Even now with this sort of makeshift arrangement we prefer to come here than Lower Keys. In fact there was an effort to get Baptist to take over Lower Keys but the owners make too much money off the place to sell it, despite the habit of selling assets to make ends meet. Lower Keys is stuck in its rather dire rut. I can't wait to see Baptist get the new building done frankly.
It's pretty cool to see this kind of things functioning in our blown out community. In some parts of the world this would be more than local people could hope for, and right now the Middle keys need this as much as any undeveloped country might.
 Fishermen's lacked operating cash and was as run down as you like, shortcomings compensated for by the cheerful staff and willing attitude. In 2013 we arrived in the middle of the night to discover the air conditioning had broken. Bummer. The good news was there was no line to get in. There are horror stories of spending whole days waiting to see  a medical professional at Lower Keys. Not in Marathon. Never.
The inside of the tent looks pretty much like what it is: an emergency room. With air conditioning!
 Finger bandaged my wife came home. I had the best medicine after I got home from work: Rusty ready to greet me and snuggle before the inevitable walk.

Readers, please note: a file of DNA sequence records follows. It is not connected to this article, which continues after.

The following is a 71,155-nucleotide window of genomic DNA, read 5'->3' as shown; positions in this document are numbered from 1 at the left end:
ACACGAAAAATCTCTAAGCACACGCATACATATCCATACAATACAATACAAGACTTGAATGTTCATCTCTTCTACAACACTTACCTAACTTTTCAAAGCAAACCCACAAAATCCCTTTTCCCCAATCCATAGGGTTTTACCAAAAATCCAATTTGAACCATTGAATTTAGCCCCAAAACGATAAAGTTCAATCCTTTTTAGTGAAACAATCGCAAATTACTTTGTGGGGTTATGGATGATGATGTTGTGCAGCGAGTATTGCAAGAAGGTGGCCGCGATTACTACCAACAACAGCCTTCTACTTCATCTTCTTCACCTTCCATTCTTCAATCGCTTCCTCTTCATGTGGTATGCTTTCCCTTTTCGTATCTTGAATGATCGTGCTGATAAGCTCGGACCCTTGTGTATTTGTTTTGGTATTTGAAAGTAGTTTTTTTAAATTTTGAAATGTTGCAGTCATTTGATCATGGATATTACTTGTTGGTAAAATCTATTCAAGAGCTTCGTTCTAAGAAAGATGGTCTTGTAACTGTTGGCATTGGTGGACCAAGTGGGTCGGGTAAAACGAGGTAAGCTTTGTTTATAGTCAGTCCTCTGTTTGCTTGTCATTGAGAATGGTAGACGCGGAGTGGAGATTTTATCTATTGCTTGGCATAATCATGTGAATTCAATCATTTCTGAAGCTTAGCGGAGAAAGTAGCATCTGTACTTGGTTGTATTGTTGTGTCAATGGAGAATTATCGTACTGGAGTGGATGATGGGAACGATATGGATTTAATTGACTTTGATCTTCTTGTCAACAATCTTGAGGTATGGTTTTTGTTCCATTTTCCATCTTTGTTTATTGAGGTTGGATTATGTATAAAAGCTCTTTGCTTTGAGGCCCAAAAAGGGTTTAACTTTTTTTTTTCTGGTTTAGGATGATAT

Good dog.

Saturday, October 28, 2017

Fantasy Meets The Weather

Fantasy Fest  2017  will have to go down in the history books as one of the unluckiest of all time. And considering it is under new management from whom one expects good things, it is excessively unfortunate.
That I am using pictures from Locals' Parades past speaks to the unhappy fact that I got called in to work early and couldn't stroll through the crowd with my camera. Grr. Anyway I am feeling more sorry for Fantasy Fest this year than I am for myself. On top of Hurricane Irma throwing everything for a loop we now have a tropical disturbance threatening to pound the grand parade with inches of rain, as the latest storm, currently labeled Number 18 sweeps north from Nicaragua.
Still, the show must go on and we shall see what the weather brings at the moment the parade begins... and who knows perhaps a dousing of rain will cheer everyone up by its total unfairness and lack of consideration. I mean what else could go wrong? At least its been a relatively uneventful affair thus far, ytoo bad the big event faces 50 mph winds and four inches of rain...